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US #3182i
1998 Immigrants Arrive – Celebrate the Century (1900s)

• Part of the first sheet in the Celebrate the Century stamp series issued from 1998-2000
• Honors the countless immigrants who made their way to America in the 1900s
• Includes text on the back with historical details


Stamp Category:
Commemorative
Series: Celebrate the Century
Value: 32¢ First Class Mail Rate
First Day of Issue: February 3, 1998
First Day City: Washington, DC
Quantity Issued: 188,000,000
Printed by: Ashton Potter (USA) Ltd.
Printing Method: Offset, Intaglio
Format: Panes of 15
Perforations: 11.6
Tagging: Block Tagging

Why the stamp was issued: To commemorate the influx of immigrants in the 1900s and their historical and cultural significance in America.

About the stamp design: Pictures gouache and colored pencil illustration of immigrants by artist Richard Waldrep. Includes the following text on the back “Ellis Island was the nation’s principal immigration station between 1892 and 1954. During the peak decade of 1900-1909, immigrants arrived on an average of 100 an hour.”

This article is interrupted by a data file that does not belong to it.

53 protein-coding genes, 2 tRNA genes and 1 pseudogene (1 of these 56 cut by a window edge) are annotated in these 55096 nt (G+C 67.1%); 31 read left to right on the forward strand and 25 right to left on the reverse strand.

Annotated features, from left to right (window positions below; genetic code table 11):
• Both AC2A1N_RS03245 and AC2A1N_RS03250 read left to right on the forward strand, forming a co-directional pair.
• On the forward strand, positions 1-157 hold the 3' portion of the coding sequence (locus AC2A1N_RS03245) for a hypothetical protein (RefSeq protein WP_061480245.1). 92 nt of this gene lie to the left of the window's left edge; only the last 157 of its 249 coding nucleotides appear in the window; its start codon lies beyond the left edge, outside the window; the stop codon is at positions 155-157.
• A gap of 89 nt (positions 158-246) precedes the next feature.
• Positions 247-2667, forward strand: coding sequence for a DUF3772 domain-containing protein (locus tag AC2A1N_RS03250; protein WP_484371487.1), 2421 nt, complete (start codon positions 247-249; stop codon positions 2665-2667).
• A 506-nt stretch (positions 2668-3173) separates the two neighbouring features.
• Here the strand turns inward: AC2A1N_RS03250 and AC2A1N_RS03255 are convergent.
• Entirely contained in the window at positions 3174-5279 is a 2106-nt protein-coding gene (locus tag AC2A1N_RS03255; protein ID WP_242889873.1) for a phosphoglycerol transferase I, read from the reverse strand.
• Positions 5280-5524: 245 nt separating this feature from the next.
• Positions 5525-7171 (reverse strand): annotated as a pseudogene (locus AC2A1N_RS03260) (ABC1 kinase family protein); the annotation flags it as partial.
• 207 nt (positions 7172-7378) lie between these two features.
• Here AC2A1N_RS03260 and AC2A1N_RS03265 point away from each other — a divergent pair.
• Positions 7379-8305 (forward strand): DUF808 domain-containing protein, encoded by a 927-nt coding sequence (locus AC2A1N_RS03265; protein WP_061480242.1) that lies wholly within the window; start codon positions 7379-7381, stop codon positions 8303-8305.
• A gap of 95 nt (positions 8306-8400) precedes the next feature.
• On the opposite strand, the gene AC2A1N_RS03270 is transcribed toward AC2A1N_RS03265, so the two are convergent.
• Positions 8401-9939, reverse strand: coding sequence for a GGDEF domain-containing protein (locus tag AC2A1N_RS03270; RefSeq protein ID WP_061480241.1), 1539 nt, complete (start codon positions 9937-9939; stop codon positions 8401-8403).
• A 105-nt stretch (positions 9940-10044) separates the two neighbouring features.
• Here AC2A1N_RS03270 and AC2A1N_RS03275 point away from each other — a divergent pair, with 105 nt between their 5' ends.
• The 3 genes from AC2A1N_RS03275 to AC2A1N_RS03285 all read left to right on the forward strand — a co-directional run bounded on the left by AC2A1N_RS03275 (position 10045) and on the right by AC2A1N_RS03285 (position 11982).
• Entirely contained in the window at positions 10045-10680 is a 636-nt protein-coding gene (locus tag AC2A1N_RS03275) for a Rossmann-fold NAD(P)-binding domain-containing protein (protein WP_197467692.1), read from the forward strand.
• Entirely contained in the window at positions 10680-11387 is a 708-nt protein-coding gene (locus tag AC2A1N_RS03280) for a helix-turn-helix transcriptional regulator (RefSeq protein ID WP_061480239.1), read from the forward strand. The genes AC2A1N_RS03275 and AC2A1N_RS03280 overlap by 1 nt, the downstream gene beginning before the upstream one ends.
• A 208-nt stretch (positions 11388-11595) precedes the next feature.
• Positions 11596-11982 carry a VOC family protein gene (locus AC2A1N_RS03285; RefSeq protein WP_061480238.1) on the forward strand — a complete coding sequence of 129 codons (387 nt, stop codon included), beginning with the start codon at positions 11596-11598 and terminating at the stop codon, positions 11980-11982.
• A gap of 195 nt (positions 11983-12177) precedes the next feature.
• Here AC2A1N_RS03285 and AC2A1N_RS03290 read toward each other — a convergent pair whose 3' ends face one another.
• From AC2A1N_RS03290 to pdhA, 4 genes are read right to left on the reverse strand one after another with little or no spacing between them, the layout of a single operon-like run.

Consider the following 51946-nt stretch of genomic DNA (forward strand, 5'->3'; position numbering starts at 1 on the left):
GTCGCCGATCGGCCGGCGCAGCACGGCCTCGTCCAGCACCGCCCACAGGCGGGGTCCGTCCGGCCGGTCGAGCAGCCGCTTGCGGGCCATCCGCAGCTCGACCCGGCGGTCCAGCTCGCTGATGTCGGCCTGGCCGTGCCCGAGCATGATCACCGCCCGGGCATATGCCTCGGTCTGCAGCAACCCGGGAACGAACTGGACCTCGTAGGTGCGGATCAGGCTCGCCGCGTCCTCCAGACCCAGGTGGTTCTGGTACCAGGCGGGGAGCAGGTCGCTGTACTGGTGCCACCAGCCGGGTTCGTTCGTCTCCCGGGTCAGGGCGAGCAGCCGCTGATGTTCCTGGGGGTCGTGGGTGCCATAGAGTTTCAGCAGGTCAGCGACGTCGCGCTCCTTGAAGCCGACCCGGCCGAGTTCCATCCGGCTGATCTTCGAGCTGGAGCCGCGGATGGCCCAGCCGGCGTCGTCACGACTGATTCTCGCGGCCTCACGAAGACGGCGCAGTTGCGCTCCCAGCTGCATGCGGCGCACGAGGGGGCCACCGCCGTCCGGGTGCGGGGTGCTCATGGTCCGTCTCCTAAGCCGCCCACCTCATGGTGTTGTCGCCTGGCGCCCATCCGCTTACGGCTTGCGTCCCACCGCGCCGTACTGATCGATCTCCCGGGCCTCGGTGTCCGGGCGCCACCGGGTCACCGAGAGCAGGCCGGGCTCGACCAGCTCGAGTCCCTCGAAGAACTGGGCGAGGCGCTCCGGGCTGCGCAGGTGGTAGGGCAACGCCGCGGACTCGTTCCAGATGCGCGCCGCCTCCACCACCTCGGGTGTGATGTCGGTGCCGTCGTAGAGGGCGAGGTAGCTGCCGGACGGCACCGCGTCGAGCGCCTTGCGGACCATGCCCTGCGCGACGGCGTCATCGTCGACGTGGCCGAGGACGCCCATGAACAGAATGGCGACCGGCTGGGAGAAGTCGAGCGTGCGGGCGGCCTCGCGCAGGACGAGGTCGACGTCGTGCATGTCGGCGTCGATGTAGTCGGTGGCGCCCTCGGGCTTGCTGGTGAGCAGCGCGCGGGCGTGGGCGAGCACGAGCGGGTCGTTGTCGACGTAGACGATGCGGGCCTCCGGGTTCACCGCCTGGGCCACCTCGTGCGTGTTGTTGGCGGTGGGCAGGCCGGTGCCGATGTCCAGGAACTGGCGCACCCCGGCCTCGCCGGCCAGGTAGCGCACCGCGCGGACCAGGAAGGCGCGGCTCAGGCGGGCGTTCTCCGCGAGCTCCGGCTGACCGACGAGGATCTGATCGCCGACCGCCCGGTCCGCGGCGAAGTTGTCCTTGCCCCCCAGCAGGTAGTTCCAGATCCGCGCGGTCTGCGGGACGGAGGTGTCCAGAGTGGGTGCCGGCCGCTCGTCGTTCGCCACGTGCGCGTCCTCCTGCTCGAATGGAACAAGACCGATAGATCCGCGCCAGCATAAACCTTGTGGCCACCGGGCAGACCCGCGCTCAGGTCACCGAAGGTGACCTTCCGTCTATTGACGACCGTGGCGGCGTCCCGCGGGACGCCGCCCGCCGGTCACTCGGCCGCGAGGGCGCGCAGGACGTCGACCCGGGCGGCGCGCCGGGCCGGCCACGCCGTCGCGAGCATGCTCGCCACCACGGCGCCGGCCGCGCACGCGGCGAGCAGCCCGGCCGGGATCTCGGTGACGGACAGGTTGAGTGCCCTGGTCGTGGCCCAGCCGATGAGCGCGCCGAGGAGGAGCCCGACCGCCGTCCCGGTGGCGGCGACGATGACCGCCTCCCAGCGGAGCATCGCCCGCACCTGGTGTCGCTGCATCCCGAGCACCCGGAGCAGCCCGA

First Day City: The First Day of Issue Ceremony was held in Washington, DC, with legendary radio and television host Larry King as master of ceremonies.

About the Celebrate the Century series: The USPS launched the Celebrate the Century series in 1998 to mark the end of the 20th century and herald the arrival of the 21st. The series includes 10 sheets of 15 stamps (150 in total), with each honoring important moments from a different decade (1900s, 10s, 20s, 30s, 40s, 50s, 60s, 70s, 80s, and 90s). At the time of completion, it was the longest and most ambitious commemorative stamp series in US history.